Goldman Observations On Money On The Sidelines

Tyler Durden's picture

With the Treasury portion of QE ending in 3 days (October 29 is the last scheduled POMO for this iteration of QE), and the MBS problem refusing to go away even as the Fed only has $400 billion in dry powder left to keep mortgage rates palatable, the question becomes where will new forms of liquidity come from in order to satisfy the parabolic run up in the market. As traditional conduits of risk transfer are still shunning stocks, with equity mutual funds yet to report a positive fund flow number for 2009, the question of whether there really is any substantial money on the sidelines to take over for the Fed's liquidity dump takes center stage. Goldman Sachs presents one analysis according to which there is $600 billion of potential equity allocatable capital from individuals, institutional investors and companies. Yet with unemployment hitting 10% shortly, and still massive corporate debt loads needing to addressed, one wonders if Goldman is premature in its optimistic outlook.

Here is how Goldman outlines the various forms of potential new money flow into stocks:

  • Individuals: $350 billion of potential money flow into equities
    We expect $600 billion of outflows from the $1.9 trillion of taxable money market mutual funds owned by individuals, with 50% going to stocks split between equity mutual funds and direct share purchases. Robust outflows YTD have benefited bond funds but have not yet benefited equity funds. An additional $50 billion could flow from savings to the US equity market.
  • Institutions: $150 billion from hedge funds and foreign investors
    US mutual funds no longer hold large cash positions as a percentage of total assets. If hedge funds modestly re-lever it would total $50 billion of equity inflow. Foreign investors buy $100 billion of US stocks annually.
  • Corporations: $100 billion net flow from buybacks, M&A, issuance
    Non-financial corporations hold $760 billion in cash, reflecting the severe cutback in all forms of capital spending. We expect $250 billion of cash M&A, buybacks, and pension spending offset by $150 billion in issuance.

The primary observations here are that more than half of the projected stock purchasing power is expected to come out of retail sources, with the logic being that money market fund returns are sufficiently unattractive to force even more money out of MMs and into stocks. Goldman expects a $1 trillion decline in taxable money market assets over the next year (from $3 to $2 trillion).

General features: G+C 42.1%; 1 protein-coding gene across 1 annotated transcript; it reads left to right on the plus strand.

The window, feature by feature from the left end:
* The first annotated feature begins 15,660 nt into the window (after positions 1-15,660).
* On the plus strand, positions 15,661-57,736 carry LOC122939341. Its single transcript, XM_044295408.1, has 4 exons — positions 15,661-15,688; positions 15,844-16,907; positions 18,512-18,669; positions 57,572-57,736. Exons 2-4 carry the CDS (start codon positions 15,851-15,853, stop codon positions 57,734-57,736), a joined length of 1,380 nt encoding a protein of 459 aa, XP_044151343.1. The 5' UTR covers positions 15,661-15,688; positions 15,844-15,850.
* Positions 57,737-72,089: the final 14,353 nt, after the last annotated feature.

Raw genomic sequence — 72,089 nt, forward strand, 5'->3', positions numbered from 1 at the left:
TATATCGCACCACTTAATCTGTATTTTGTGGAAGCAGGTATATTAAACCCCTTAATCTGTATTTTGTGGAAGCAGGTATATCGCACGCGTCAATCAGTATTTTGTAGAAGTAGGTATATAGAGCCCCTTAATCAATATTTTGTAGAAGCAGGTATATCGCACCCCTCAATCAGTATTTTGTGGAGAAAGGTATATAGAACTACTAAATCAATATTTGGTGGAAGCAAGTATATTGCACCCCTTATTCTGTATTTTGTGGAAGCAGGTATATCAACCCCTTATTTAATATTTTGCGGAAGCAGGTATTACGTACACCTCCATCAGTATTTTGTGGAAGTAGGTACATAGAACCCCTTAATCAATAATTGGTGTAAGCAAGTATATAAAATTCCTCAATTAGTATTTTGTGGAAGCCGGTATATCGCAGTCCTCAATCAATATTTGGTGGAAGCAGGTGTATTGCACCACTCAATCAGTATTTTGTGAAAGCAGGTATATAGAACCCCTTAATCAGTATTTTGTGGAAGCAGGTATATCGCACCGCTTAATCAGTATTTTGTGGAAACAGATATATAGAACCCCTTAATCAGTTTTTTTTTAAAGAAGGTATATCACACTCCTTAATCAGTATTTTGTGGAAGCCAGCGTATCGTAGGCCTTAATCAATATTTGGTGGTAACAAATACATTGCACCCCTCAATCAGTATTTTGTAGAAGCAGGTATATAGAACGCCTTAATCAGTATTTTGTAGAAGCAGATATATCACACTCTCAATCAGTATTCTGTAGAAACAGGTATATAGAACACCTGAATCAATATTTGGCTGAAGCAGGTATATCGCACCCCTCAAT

A summary of net flows by sources into various asset classes over the past 3 years paints a mixed picture.

Yet while it is very debatable just how willing a stressed, tapped out and still very leveraged consumer would be to throw their money into a market that now trades at a forward P/E multiple that nobody in their right mind would call a bargain, Goldman does share the following insight about mutual funds, which it would appear no longer have the massive purchasing power they did in the beginning of the year.

Equity mutual funds no longer hold large cash positions as a percentage of assets.
The ratio of cash to total assets rose to a high of 5.5%; it has now corrected to 3.9%, near the record low of the past decade. The S&P 500 is up 20% YTD and up 60% from the March low, but US equity mutual funds have had $9 billion of net outflows YTD. US equity mutual funds need inflows in order to have net demand for US stocks.

Hedge funds continue to operate conservatively with low leverage ratios compared with history. We estimate $50 billion in net equity purchases could occur if industry leverage rises closer to the long-term average. From a gross money flow perspective, the impact of increasing leverage would be to generate perhaps $110 billion of new long and short positions. We do not expect a return to the super-leverage levels of prior years.

Thus the Goldman argument would go that retail would bypass mutual funds entirely, which has been the case so far in 2009, and approach the market directly. We believe this argument requires a significant leap of faith into the naivete of the retail investing class after the biggest portfolio wipeout in many generations.

For these and many more detailed observations on how Goldman is presenting the case for over half a trillion in equity purchases still to come, we refer readers to the report below.